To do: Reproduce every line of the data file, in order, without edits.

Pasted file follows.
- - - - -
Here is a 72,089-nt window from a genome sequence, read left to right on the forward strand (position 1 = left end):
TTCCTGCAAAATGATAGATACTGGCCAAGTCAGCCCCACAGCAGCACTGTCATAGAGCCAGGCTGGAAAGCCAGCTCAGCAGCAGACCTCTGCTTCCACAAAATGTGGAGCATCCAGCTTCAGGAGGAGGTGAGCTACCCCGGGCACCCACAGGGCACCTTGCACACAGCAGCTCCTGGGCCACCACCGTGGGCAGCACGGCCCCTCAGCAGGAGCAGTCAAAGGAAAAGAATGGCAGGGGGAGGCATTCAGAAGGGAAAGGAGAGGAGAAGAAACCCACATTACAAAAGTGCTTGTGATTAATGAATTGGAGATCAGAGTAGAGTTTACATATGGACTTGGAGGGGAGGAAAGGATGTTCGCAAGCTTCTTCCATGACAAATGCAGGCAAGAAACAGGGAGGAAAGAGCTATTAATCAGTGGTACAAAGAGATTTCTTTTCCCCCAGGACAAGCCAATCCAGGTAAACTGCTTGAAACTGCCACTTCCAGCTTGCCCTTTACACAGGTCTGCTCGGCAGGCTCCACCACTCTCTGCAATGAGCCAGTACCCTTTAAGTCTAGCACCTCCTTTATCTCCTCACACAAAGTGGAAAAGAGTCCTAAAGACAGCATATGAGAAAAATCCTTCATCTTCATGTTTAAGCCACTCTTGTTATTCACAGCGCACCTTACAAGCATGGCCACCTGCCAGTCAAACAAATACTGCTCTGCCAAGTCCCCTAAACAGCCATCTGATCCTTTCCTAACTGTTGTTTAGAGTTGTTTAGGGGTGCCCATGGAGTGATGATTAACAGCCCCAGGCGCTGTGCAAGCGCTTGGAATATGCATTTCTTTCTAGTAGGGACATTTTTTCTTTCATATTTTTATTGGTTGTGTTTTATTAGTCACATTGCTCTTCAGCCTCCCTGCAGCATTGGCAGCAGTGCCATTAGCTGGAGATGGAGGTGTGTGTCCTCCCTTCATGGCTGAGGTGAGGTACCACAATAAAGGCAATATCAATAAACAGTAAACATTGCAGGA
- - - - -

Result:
Here is a 72,089-nt window from a genome sequence, read left to right on the forward strand (position 1 = left end):
TTCCTGCAAAATGATAGATACTGGCCAAGTCAGCCCCACAGCAGCACTGTCATAGAGCCAGGCTGGAAAGCCAGCTCAGCAGCAGACCTCTGCTTCCACAAAATGTGGAGCATCCAGCTTCAGGAGGAGGTGAGCTACCCCGGGCACCCACAGGGCACCTTGCACACAGCAGCTCCTGGGCCACCACCGTGGGCAGCACGGCCCCTCAGCAGGAGCAGTCAAAGGAAAAGAATGGCAGGGGGAGGCATTCAGAAGGGAAAGGAGAGGAGAAGAAACCCACATTACAAAAGTGCTTGTGATTAATGAATTGGAGATCAGAGTAGAGTTTACATATGGACTTGGAGGGGAGGAAAGGATGTTCGCAAGCTTCTTCCATGACAAATGCAGGCAAGAAACAGGGAGGAAAGAGCTATTAATCAGTGGTACAAAGAGATTTCTTTTCCCCCAGGACAAGCCAATCCAGGTAAACTGCTTGAAACTGCCACTTCCAGCTTGCCCTTTACACAGGTCTGCTCGGCAGGCTCCACCACTCTCTGCAATGAGCCAGTACCCTTTAAGTCTAGCACCTCCTTTATCTCCTCACACAAAGTGGAAAAGAGTCCTAAAGACAGCATATGAGAAAAATCCTTCATCTTCATGTTTAAGCCACTCTTGTTATTCACAGCGCACCTTACAAGCATGGCCACCTGCCAGTCAAACAAATACTGCTCTGCCAAGTCCCCTAAACAGCCATCTGATCCTTTCCTAACTGTTGTTTAGAGTTGTTTAGGGGTGCCCATGGAGTGATGATTAACAGCCCCAGGCGCTGTGCAAGCGCTTGGAATATGCATTTCTTTCTAGTAGGGACATTTTTTCTTTCATATTTTTATTGGTTGTGTTTTATTAGTCACATTGCTCTTCAGCCTCCCTGCAGCATTGGCAGCAGTGCCATTAGCTGGAGATGGAGGTGTGTGTCCTCCCTTCATGGCTGAGGTGAGGTACCACAATAAAGGCAATATCAATAAACAGTAAACATTGCAGGA